Watch this short video to discover how phrase searching can help you locate relevant sources and narrow your search results. (1:00 from North Carolina State University Libraries).
Use "quotation marks" to glue phrases together:
"reading skills" will get better, more relevant, results than reading skills
Use quotation marks around two or more words that you want to appear as a phrase.
When you search in a database, it's a good idea to use keywords and Boolean Operators (the words AND, OR, & NOT). Learn the basics of Boolean (AND / OR / NOT) and keyword searching. (Length: ~1:25)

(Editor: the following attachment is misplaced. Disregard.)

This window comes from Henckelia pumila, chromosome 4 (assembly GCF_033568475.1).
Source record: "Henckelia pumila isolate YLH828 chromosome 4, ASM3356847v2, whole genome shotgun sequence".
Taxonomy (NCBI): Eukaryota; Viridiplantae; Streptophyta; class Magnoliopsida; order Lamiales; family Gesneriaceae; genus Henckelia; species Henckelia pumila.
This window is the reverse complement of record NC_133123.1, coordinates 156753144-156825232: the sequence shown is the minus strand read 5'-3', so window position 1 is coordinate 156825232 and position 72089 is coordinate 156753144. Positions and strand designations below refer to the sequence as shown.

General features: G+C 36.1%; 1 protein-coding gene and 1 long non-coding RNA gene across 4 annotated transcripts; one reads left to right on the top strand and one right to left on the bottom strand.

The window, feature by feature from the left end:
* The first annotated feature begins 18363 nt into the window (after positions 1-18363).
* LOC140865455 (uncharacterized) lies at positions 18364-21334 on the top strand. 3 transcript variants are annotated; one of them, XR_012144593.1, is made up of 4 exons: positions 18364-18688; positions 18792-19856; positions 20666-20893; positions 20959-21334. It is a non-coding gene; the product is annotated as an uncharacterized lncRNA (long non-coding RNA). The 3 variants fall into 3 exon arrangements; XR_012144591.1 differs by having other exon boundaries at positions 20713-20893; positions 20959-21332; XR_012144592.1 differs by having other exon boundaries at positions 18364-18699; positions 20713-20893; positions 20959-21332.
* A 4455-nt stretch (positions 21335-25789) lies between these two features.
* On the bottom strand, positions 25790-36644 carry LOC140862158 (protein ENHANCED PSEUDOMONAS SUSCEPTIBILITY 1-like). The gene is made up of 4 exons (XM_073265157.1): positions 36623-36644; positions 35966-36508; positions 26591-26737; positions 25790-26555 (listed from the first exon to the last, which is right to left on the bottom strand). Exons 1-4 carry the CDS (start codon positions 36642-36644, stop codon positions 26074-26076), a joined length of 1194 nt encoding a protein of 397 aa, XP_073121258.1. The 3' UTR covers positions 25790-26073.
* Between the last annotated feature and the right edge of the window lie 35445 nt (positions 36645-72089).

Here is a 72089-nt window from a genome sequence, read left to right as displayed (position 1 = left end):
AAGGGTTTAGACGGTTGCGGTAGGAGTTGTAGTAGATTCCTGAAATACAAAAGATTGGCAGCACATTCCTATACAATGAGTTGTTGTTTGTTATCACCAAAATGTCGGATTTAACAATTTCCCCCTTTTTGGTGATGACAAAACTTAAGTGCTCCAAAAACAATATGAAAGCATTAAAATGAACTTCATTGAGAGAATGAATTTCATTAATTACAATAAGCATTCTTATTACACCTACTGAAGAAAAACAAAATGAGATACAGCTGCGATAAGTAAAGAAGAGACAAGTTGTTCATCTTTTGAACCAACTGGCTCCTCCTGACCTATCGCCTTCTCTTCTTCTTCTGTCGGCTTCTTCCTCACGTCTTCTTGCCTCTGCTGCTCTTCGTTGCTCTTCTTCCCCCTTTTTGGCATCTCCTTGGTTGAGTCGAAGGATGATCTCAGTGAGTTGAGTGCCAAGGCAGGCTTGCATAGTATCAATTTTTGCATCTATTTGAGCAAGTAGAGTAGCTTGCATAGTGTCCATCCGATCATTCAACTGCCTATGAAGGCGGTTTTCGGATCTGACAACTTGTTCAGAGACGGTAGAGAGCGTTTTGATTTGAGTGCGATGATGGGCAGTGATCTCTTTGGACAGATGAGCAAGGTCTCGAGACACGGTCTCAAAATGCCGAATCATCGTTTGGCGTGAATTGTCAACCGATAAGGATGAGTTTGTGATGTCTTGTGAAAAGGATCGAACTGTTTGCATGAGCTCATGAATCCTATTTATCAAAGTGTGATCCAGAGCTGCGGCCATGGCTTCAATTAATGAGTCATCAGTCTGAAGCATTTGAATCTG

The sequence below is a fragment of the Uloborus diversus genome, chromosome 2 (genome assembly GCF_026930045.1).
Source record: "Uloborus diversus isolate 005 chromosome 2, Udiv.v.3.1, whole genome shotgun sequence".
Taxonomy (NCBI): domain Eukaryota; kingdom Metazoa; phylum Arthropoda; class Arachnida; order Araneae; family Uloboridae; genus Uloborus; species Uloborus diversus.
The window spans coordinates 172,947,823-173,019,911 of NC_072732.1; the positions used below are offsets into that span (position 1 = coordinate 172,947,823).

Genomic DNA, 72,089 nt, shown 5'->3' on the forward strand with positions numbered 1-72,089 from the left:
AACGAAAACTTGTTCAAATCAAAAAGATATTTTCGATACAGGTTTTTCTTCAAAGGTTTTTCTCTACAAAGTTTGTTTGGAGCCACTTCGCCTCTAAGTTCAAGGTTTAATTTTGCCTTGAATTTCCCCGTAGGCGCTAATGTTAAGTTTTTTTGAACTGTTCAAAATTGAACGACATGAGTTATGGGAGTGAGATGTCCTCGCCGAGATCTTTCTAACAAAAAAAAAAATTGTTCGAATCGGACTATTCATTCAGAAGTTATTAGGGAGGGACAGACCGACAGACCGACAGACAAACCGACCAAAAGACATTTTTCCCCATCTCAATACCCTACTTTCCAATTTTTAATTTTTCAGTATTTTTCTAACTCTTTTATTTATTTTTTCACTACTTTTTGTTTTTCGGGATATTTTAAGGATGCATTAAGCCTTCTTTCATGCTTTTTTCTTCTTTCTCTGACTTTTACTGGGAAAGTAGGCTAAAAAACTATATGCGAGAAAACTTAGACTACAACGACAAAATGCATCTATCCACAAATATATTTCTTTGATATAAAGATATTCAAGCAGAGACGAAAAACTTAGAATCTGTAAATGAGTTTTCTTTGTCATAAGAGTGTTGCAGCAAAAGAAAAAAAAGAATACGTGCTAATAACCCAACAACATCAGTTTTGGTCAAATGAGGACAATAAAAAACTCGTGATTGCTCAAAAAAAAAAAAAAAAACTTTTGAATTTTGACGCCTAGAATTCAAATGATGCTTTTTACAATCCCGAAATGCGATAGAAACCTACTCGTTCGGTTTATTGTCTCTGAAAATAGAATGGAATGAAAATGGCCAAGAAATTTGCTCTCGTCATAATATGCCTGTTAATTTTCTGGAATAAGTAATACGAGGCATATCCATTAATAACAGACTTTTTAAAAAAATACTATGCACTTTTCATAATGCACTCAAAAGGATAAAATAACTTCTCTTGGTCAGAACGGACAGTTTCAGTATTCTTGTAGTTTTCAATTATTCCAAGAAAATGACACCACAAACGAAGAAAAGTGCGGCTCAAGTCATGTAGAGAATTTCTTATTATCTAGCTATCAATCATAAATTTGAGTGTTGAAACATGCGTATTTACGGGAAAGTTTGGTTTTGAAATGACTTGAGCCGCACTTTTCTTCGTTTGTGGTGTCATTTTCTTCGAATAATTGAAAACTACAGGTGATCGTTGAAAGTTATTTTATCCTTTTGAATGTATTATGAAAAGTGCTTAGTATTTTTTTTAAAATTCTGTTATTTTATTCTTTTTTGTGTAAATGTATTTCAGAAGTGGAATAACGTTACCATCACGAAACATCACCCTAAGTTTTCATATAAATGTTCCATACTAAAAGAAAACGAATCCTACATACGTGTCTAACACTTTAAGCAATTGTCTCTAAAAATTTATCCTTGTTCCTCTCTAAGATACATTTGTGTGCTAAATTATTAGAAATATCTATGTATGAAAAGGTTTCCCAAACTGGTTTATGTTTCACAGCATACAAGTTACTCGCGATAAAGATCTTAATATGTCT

Question: How can you decide what keywords will work best in your search?
The first words you search for may not be the ones that get you the most results. You may choose instead to look for synonyms -- or words that have close to the same meaning -- as the words you've selected to use in your search. You can connect these using OR.
grades OR GPA
study OR learn
college OR university OR "higher education"
self-discipline OR self-control OR "self regulation"
discipline OR determination
Use AND to combine two different ideas.
"academic success" AND sleep
"time management" AND grades
"growth mind-set" AND transition AND college
tuition AND admissions AND "college attendance"